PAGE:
• In the long run, using big data analytics can save businesses money, allowing them to invest in areas where data shows it is most wise to, and run a more efficient profit model. 
  • For customers, the big benefit of big data usage is a more customised service, fully personalised to their needs and desires - as we’ve seen from the example of McDonald’s. 
  • Predictive analytics is also a massive opportunity for F&B companies to accelerate product innovation, make predictions about consumer behaviour and predict future trends.

👎 The bad

  • When it comes to big data, privacy remains a key concern. As with any new tech, legal regulations have to catch up, leaving some nervous about anonymity and consent. Companies need to communicate transparently about how customer data will be used and demonstrate how the advantages outweigh the security risks.
  • Big data is also pretty much worthless unless your brand has the tools and skills needed to effectively interpret the data and what it represents for your business. 
  • As with any digital innovations, there’s always the risk of technological glitches and hacks - a particularly big issue where confidential data is concerned - so companies need to treat information with care and make sure the relevant safety nets are in place.

 💡The bottom line

  • Big data represents a huge opening for businesses across all fields of the F&B industry - presenting new ways for brands to align with customer behaviour and hone their offering. 
  • But big data also throws up new challenges, from privacy to using the right analysis tools. With confidential data comes important responsibility, and those who make the most of this golden opportunity will bear all that and more in mind.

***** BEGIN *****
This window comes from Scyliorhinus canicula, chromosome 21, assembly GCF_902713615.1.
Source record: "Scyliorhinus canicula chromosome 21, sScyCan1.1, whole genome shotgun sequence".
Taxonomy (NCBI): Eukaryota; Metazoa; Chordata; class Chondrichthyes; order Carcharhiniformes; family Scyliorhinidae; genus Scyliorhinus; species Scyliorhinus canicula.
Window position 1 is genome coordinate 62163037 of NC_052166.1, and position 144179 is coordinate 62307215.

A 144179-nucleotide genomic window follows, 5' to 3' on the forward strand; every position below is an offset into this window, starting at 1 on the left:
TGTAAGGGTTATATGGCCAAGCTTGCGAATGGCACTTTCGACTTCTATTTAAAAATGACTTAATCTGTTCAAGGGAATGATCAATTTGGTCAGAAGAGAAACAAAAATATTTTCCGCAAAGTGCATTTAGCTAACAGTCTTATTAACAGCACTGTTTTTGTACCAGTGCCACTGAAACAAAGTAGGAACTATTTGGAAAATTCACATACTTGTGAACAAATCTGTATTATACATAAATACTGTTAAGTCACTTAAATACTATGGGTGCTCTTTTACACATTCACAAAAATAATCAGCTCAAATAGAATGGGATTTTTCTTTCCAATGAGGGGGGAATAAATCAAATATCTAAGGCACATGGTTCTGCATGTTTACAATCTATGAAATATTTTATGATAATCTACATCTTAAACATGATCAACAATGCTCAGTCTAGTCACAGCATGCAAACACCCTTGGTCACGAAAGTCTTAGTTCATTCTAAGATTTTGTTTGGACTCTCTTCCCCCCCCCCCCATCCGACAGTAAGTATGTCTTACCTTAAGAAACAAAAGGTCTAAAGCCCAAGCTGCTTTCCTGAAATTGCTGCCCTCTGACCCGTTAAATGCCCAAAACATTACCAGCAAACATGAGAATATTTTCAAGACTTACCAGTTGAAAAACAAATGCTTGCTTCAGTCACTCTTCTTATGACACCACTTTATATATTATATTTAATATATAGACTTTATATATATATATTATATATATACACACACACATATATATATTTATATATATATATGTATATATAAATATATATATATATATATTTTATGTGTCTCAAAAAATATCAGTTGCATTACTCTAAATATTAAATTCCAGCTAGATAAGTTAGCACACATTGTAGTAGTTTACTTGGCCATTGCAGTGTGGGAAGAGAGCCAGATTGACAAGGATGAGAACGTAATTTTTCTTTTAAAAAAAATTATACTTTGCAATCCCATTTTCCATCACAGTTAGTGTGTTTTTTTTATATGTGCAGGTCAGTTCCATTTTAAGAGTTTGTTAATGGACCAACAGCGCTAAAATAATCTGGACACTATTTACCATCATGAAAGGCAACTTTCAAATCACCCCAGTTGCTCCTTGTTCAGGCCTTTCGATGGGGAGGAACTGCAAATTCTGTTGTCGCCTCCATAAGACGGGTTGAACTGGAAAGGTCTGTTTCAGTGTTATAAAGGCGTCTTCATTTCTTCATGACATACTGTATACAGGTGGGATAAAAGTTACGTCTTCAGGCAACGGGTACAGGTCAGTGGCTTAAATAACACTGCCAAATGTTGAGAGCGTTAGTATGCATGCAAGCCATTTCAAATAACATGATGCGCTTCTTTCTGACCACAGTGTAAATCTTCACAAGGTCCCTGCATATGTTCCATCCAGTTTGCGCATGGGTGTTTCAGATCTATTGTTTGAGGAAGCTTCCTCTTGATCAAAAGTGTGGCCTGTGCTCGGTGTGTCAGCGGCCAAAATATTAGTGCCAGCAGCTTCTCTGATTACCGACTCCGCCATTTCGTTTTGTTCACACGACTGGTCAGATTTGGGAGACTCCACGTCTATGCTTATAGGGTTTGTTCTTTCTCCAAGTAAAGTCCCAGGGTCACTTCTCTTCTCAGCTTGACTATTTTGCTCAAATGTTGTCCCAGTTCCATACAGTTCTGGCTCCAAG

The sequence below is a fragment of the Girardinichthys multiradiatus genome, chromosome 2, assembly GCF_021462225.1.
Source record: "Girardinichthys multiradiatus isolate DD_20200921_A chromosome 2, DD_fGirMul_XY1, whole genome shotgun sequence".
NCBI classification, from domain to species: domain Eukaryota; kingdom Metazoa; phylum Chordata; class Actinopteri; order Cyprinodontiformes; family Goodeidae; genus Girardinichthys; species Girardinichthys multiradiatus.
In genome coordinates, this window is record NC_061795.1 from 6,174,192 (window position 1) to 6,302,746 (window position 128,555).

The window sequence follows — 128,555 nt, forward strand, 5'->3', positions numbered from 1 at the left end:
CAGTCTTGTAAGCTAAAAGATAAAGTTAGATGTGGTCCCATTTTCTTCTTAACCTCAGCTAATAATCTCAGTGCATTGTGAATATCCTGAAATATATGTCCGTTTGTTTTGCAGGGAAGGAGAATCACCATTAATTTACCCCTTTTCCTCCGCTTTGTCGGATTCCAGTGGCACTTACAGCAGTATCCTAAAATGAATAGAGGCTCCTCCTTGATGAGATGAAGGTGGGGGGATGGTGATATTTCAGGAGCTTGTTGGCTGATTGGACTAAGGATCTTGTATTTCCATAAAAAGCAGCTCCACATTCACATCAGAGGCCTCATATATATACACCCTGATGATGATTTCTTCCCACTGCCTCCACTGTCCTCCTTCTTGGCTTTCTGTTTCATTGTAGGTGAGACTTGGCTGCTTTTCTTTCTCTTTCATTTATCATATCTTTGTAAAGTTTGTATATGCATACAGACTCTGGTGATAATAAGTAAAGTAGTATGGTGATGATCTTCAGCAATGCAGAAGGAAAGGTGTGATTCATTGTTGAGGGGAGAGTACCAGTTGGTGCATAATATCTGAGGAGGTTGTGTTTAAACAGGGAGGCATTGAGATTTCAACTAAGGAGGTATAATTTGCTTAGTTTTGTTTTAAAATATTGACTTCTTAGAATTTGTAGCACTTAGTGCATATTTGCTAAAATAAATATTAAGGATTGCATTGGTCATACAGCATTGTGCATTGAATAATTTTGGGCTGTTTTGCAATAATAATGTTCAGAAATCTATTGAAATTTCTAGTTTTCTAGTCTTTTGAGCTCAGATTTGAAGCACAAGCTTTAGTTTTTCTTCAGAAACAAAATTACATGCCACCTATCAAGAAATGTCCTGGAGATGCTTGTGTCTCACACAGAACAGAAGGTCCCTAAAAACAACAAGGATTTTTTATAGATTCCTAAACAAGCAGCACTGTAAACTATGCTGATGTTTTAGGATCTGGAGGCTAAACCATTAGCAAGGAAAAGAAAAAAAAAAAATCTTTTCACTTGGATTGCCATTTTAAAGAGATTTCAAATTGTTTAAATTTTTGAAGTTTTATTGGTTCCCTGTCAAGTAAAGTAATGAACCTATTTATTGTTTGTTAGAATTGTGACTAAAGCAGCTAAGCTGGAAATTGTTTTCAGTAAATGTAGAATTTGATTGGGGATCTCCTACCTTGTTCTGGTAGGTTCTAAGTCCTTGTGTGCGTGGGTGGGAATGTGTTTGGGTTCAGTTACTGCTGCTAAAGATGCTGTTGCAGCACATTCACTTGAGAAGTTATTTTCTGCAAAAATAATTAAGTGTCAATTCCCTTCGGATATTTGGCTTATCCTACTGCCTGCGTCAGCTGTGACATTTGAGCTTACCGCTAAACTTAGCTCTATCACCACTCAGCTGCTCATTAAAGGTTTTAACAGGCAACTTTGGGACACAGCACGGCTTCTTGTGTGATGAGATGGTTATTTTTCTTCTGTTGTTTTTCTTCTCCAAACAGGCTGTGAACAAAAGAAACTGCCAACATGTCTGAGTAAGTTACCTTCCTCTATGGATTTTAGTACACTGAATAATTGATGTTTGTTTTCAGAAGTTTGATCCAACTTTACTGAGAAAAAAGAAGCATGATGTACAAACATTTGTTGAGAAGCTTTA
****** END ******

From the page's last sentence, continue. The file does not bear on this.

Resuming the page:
How did you like today's Trends?

Love it 😁 Meh 😐 Hate it 🙁

📊 What is it?

  • What connects next year’s hottest plant-based burger, a trip to your local grocery store and a farm on the other side of the world? Well, all are taking advantage of big data to improve the way they work and what they offer to consumers. 
  • The next big thing in plant-based? Created thanks to data-powered predictive analytics. Freshly stocked supermarket shelves? Big data helped the manager monitor the store’s inventory in real time. And the farm down under? Smart sensors control crop fertilisation and watering, saving the farmer time and money. 
  • Big data is simply the collection of massive (think in the billions and up!) amounts of data, which is then selectively analysed to glean insight and predictions into the topic at hand. This process often utilises the power of artificial intelligence (AI) to manage the mountains of data to be processed.

🤔 Tell me more…

  • The Oxford Dictionary recently added the term ‘big data’ to their listings, a sure sign that a trend is here to stay. It described big data as ‘extremely large data sets that may be analyzed computationally to reveal patterns, trends and associations’. 
  • These data sets are the key to big data’s advantages when it comes to the F&B industry: when properly analysed, this trove of information can help to predict consumer desires, pinpoint new food and drink trends, and streamline operations for farmers, grocery stores and restaurants - among many others.

🤷 Why?